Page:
Zalando leaves it open how voluntary this transition is. And brands are also keeping a low profile. “It's clear, and I see this again and again in my conversations, that many brands don't really realise this development yet, even if Zalando and other online retailers communicate it relatively openly,” explains Dichtl. “Brands that have a strong B2C approach are changing voluntarily, but there are also many that still have to switch.”
Wholesale will become “cherry-picking” in the future, according to Dichtl. “Only big brands will be bought, and only what is sure to sell well or where there are NOS programs behind it.” In the future, products with many sizes, such as underwear or jeans or lesser known brands, will have less of a chance of winning a wholesale spot.
Switching to direct-to-consumer requires planning for lost revenue
However, it makes a big difference for brands whether they sell their products wholesale or via a marketplace. “If a brand does not sell wholesale to a large customer, such as Zalando, it must stock that marketplace itself. This also means that the brand is allowed to place a pre-order itself but must therefore also pre-finance it. The goods are not paid for all at once at the beginning of the season, as in the wholesale business, but when the end customer buys them. This can initially lead to a brand’s challenges with liquidity.“
In addition, sales via a marketplace model are often initially lower than via a wholesale model. At least in case of Zalando, wholesale products are automatically sold in all 26 countries. The marketplace, on the other hand, operates country by country. “Very few will manage to serve all countries at once and compensate for the associated revenue losses,” explains Dichtl.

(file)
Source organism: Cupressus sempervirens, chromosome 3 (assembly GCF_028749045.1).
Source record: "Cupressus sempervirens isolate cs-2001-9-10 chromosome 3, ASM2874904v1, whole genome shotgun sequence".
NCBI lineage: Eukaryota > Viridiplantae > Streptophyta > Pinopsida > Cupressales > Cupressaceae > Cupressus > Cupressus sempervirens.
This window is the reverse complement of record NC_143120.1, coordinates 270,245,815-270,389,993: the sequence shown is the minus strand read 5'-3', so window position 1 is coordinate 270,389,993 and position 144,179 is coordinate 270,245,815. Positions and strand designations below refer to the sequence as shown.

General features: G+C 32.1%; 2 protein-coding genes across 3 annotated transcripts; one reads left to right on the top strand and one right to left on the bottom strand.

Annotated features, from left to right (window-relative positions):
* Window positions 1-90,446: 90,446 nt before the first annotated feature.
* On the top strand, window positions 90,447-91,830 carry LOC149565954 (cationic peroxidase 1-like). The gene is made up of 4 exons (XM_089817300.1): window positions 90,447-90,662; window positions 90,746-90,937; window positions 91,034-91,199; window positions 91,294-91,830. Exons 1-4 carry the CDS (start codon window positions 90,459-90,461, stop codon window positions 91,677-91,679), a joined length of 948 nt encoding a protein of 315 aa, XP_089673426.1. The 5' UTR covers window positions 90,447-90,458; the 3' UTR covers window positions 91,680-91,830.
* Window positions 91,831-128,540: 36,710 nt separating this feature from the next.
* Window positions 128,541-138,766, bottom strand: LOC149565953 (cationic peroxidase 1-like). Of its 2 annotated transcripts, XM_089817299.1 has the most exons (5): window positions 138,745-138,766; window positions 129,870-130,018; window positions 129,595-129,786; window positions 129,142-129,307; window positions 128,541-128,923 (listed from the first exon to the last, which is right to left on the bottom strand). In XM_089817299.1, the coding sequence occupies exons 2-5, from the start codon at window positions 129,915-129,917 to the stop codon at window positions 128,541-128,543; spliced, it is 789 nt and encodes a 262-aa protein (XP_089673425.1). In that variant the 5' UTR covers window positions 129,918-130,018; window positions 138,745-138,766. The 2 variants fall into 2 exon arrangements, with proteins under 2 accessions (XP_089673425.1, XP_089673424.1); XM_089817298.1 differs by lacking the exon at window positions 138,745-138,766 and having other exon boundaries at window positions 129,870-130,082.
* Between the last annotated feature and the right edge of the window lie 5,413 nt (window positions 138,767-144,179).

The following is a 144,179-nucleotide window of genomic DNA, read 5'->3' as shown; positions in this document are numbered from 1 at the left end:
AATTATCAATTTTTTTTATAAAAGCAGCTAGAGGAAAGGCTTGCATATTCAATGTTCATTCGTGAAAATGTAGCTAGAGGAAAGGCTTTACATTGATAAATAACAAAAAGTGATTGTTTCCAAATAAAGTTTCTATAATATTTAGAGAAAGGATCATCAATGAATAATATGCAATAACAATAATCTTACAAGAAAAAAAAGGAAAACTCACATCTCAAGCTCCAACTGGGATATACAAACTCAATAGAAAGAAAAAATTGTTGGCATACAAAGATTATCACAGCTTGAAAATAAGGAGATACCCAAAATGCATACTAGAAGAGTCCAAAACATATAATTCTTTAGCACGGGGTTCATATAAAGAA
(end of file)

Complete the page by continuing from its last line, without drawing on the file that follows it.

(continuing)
That leaves the algorithm: Of course, Zalando wants to sell its wholesale products first because that is where the most capital is tied up and where the most revenue can be generated. Products sold through the partner programs are ranked lower and are also subject to increased competition. Losses are to be expected here as well.
In order to master these challenges as smoothly as possible, brands have to adapt early on. Dichtl talks about six to three quarters of a year in advance. Companies will have to address many of their processes.
The pressure on wholesale brands is increasing
From today's perspective, the development toward marketplaces is irreversible. The pandemic did not create this development, but only accelerated it. “The future won't work without marketplaces,” emphasises Dichts. “You have to take off the blinkers. In Europe, there are around 40 to 50 marketplaces that are only relevant for the fashion market. This trend is currently on the rise.”
Brands need to consider what channels they want to and can serve in the future, and also which product should be sold where. “Many brands are already starting to take a closer look at individual channels and to develop targeted ranges for them,” she says. “It's all about getting out of the price spiral.”
In the end, the marketplace model offers great potential and opportunities - that also needs to be emphasised, says Dichtl. It is for good reason that classic D2C brands often consider nothing other than expanding to marketplaces because through them, they can continue to keep their products in their own hands, test new (country) markets, and the control over prices also remains in their hands.
This article was originally published on FashionUnited.de. Edited and translated by Simone Preuss.